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MSR Stride Dynamics: Unveiling Hockey Biomechanics - Part 2: Single Support Gliding

Updated: Mar 9

Hockey Player in Single Support Gliding Phase

In this pivotal segment of the glide, the skater focuses on stability, utilizing controlled movements to advance the swing leg. This economizes energy, promoting speed and endurance. The glide is initiated with the skate rotating outwardly, setting the stage for the subsequent propulsion with the knee rotating externally in concert.

As this occurs, the upper body counters this motion, beginning a de-rotational movement that primes the body for the upcoming generation of force, all while maintaining an anticipatory lean forward. Energy is being stored, particularly in the quadriceps and hip regions, as the knee remains flexed, readying the skater for the powerful next phase.

Fast skaters particularly exhibit more pronounced hip rotation externally, ensuring the knee is aligned directly over the toes. This alignment is maintained alongside a sustained hip and knee flexion, with the skater's torso leaning ahead, optimizing energy conservation for the moment of release.

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Anatomy & Biomechanics

Primary Anatomical Structures Activated during the "Single Support Gliding" phase are the gluteus maximus and core muscles.

Gluteus Maximus Muscle Image

Gluteus Maximus:

The gluteus maximus, a major muscle in the posterior chain, is integral to the biomechanics of the hockey stride, particularly during the single support phase of gliding. Its primary role is to sustain hip extension, which is vital for maintaining postural stability and facilitating the transfer of kinetic energy along the lower limbs.

A weakened or injured gluteus maximus can greatly hinder a player's skating efficiency. This is due to the muscle's significant contribution to maintaining the extended posture of the hip during gliding, which is crucial for counteracting destabilizing forces. Such impairment may lead to a decrease in propulsion velocity and disrupt the fluidity of movement across the ice.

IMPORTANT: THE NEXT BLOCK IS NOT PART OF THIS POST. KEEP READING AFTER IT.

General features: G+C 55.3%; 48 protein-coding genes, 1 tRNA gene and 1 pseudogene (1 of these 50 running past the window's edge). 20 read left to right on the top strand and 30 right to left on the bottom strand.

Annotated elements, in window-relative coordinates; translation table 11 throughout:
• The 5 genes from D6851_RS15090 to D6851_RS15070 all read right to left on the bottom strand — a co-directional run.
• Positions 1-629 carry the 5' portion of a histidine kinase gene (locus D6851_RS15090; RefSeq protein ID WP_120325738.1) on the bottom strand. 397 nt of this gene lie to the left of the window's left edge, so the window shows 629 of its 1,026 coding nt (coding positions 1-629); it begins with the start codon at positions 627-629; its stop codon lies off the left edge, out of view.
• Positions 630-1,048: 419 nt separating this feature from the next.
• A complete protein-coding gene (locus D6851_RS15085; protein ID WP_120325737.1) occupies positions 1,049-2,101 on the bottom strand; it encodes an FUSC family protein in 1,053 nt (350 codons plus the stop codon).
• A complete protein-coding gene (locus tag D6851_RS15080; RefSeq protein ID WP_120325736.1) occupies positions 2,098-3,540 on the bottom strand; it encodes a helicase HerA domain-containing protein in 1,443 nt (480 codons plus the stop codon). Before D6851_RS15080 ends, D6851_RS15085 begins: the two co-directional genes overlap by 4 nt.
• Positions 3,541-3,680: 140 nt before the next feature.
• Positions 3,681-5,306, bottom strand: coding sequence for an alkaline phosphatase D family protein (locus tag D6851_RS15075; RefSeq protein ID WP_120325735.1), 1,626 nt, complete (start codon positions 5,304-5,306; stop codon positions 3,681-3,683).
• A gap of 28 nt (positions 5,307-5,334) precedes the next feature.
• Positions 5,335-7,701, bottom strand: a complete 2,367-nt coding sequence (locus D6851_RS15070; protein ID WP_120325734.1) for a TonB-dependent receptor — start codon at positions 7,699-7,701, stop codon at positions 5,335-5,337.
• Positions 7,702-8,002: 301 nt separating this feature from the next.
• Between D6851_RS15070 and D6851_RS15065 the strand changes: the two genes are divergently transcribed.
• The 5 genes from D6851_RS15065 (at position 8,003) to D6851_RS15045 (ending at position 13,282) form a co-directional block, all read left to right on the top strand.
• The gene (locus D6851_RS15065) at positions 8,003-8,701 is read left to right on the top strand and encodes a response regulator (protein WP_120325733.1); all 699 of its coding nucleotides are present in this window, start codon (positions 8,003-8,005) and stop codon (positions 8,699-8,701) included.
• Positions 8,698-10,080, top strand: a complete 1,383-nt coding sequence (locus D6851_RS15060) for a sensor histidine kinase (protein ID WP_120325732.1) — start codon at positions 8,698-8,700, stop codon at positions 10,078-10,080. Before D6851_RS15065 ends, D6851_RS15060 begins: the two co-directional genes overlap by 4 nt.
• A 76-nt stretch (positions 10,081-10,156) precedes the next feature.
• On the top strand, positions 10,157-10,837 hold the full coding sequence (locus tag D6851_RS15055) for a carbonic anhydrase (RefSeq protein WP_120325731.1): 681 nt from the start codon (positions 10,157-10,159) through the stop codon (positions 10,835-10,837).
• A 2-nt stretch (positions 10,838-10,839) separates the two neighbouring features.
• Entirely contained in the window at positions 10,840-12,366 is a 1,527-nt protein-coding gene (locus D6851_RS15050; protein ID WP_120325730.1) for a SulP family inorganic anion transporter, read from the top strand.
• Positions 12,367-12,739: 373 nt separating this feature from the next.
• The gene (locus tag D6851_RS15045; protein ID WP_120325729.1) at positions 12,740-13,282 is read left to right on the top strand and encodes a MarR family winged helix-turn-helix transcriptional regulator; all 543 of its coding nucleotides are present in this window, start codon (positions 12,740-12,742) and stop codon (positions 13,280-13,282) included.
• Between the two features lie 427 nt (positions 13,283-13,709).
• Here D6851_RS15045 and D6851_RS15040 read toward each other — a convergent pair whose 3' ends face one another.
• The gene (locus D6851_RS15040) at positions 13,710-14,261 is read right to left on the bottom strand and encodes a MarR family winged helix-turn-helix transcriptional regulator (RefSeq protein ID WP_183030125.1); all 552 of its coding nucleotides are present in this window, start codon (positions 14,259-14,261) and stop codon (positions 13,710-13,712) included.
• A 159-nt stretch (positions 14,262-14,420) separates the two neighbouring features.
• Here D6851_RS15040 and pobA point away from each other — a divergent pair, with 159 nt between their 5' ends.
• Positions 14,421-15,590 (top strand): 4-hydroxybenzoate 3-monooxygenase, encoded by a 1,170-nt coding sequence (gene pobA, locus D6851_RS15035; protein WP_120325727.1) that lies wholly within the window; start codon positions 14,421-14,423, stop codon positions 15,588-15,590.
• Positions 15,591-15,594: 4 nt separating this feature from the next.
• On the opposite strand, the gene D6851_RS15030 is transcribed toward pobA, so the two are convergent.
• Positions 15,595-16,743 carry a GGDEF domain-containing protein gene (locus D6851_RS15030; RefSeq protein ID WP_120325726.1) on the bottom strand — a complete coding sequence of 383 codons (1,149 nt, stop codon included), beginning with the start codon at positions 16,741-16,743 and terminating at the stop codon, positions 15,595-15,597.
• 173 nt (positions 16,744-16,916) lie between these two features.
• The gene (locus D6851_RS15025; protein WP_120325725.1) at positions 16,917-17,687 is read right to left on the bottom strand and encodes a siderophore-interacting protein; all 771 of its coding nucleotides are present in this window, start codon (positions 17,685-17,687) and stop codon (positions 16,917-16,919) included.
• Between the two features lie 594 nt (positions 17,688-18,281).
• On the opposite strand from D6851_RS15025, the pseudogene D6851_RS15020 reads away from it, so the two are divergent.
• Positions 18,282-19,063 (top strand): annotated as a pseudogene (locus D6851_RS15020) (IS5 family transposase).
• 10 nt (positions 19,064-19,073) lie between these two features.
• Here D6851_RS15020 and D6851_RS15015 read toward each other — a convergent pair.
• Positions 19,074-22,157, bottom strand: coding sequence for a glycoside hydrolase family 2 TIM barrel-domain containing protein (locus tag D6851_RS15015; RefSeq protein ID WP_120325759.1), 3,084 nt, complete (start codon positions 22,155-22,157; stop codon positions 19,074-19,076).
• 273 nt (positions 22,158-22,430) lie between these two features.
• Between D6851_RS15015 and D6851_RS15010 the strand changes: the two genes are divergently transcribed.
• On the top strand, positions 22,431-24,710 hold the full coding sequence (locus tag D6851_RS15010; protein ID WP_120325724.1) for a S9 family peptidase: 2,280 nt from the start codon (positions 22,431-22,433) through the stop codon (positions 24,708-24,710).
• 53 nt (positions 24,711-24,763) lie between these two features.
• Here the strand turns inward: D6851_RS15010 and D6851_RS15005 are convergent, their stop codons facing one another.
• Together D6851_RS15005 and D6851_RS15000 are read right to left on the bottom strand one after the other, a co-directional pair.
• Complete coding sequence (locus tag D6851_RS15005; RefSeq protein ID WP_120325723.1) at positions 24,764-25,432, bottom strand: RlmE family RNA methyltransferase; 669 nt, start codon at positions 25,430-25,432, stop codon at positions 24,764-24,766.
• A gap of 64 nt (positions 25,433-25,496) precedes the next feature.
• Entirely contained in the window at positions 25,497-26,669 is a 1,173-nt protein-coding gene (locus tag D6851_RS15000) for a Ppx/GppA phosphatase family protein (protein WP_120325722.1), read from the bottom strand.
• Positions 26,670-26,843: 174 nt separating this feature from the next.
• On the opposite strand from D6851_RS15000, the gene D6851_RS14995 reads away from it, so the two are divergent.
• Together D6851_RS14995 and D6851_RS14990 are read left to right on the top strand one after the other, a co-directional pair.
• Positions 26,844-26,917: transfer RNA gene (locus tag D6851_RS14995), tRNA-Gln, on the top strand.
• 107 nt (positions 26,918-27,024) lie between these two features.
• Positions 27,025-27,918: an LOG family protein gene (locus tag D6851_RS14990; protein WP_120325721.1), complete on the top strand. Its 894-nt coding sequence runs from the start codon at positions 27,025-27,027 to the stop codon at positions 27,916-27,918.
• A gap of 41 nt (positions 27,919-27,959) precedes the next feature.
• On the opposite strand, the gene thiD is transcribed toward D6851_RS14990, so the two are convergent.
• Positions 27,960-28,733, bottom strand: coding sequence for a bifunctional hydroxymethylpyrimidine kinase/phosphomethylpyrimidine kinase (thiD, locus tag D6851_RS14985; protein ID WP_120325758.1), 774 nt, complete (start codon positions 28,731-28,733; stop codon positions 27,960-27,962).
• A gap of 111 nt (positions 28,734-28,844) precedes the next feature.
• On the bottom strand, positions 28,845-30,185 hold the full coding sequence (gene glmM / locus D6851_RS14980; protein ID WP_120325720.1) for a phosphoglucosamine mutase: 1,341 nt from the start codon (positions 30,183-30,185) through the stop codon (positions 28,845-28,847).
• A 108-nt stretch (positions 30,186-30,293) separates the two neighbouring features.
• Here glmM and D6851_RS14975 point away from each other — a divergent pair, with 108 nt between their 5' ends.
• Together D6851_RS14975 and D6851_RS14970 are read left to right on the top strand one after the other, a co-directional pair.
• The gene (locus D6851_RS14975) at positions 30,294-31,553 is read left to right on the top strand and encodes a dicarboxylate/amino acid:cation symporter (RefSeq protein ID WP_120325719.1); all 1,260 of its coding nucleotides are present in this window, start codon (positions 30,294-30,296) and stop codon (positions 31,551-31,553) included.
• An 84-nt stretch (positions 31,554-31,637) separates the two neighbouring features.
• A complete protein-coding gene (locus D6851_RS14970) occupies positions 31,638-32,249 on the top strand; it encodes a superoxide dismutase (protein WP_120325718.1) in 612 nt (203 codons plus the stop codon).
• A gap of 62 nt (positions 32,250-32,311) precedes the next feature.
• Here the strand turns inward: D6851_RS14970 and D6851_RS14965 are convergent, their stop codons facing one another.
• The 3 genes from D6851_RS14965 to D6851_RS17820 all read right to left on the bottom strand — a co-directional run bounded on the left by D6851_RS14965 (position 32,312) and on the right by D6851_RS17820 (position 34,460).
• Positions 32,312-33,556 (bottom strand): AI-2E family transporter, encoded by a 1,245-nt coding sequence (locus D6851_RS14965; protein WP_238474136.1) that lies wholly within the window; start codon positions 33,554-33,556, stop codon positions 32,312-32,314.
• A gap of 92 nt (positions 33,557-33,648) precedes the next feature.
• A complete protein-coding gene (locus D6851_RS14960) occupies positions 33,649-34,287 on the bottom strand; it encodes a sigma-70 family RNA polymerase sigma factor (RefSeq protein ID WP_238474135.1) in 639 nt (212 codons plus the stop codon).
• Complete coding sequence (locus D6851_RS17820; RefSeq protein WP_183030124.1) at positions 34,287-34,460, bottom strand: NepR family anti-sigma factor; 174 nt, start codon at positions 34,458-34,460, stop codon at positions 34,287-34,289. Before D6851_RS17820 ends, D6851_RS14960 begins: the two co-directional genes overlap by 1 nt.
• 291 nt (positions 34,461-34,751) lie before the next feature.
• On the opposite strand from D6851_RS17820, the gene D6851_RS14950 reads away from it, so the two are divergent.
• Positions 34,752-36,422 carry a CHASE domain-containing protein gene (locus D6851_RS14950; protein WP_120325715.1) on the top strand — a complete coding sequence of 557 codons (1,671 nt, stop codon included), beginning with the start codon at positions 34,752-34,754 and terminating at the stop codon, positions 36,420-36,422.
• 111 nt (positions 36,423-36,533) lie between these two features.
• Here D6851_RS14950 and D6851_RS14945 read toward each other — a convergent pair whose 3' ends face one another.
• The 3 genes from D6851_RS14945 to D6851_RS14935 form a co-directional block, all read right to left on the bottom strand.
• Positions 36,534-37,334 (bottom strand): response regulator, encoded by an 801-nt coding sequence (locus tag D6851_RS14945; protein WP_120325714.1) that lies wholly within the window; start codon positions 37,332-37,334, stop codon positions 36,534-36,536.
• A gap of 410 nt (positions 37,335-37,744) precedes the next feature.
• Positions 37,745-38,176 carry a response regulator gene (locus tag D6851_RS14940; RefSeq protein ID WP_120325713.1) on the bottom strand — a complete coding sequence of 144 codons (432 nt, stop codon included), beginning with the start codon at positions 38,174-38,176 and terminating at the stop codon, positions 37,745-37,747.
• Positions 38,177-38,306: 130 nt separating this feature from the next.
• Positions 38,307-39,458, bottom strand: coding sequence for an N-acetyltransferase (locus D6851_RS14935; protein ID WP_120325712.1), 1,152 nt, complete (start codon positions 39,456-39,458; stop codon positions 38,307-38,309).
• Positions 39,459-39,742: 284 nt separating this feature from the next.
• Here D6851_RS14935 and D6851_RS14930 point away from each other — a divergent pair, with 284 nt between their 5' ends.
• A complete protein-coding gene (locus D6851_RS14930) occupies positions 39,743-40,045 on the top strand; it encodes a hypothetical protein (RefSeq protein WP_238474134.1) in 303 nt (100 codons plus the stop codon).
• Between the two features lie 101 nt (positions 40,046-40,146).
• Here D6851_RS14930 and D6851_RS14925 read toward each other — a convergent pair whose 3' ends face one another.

Optimal function of the gluteus maximus is essential to prevent compensatory strategies that can arise from its underperformance, which may lead to muscular imbalances and predispose other muscle groups to strain or overuse injuries. Targeted conditioning programs and proper biomechanical technique are imperative to fortify this muscle's function and support the athlete's performance during the gliding phase of the hockey stride.

Image of Abdominal Muscles

Core Muscles

The core muscles, including the rectus abdominis, obliques, and erector spinae, function synergistically as a dynamic support system during the glide phase of a hockey stride. They collectively maintain stability of the trunk and pelvis, harmonizing the movements of the upper and lower body sectors. This muscular network is essential for preserving biomechanical efficiency and ensuring the transfer of forces during athletic maneuvers on the ice.

Image of back muscle anatomy

The rectus abdominis, commonly referred to as the 'abs,' plays a pivotal role in flexing the lumbar region and providing trunk stability. The obliques, critical for trunk rotation and lateral flexion, work alongside to ensure posture remains erect and balanced during the glide phase of skating.

Inadequate core strength or endurance can compromise the player's ability to maintain this essential posture, potentially causing an unstable glide with excessive trunk movement. This instability not only affects performance but may also shift excessive stability demands onto the lower limbs, heightening the risk of overuse injuries.

The core is integral to the efficient relay of force between the lower and upper body, crucial in hockey for executing potent strides and upper body actions like shooting and checking. Targeted core-strengthening exercises, coupled with correct skating form, are fundamental in enhancing performance and minimizing injury risks during the gliding segment of a hockey stride.